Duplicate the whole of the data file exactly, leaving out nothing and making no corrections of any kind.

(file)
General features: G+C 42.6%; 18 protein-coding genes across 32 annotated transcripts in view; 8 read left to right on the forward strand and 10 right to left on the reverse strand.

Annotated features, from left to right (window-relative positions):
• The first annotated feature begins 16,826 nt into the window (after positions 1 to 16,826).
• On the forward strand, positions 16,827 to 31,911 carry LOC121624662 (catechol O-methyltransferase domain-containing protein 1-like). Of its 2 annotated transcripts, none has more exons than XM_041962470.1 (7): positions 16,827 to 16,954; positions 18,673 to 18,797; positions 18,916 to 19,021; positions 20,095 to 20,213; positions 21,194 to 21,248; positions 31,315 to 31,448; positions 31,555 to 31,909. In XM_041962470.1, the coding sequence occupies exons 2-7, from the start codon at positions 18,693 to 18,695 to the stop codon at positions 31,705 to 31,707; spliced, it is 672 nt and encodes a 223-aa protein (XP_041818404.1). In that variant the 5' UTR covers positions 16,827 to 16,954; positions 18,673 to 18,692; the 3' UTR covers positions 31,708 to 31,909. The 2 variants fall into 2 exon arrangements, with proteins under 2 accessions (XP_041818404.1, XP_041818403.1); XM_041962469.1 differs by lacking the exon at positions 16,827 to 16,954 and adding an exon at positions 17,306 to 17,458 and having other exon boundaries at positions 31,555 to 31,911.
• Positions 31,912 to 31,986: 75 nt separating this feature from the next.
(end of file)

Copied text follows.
General features: G+C 42.6%; 18 protein-coding genes across 32 annotated transcripts in view; 8 read left to right on the forward strand and 10 right to left on the reverse strand.

Annotated features, from left to right (window-relative positions):
• The first annotated feature begins 16,826 nt into the window (after positions 1 to 16,826).
• On the forward strand, positions 16,827 to 31,911 carry LOC121624662 (catechol O-methyltransferase domain-containing protein 1-like). Of its 2 annotated transcripts, none has more exons than XM_041962470.1 (7): positions 16,827 to 16,954; positions 18,673 to 18,797; positions 18,916 to 19,021; positions 20,095 to 20,213; positions 21,194 to 21,248; positions 31,315 to 31,448; positions 31,555 to 31,909. In XM_041962470.1, the coding sequence occupies exons 2-7, from the start codon at positions 18,693 to 18,695 to the stop codon at positions 31,705 to 31,707; spliced, it is 672 nt and encodes a 223-aa protein (XP_041818404.1). In that variant the 5' UTR covers positions 16,827 to 16,954; positions 18,673 to 18,692; the 3' UTR covers positions 31,708 to 31,909. The 2 variants fall into 2 exon arrangements, with proteins under 2 accessions (XP_041818404.1, XP_041818403.1); XM_041962469.1 differs by lacking the exon at positions 16,827 to 16,954 and adding an exon at positions 17,306 to 17,458 and having other exon boundaries at positions 31,555 to 31,911.
• Positions 31,912 to 31,986: 75 nt separating this feature from the next.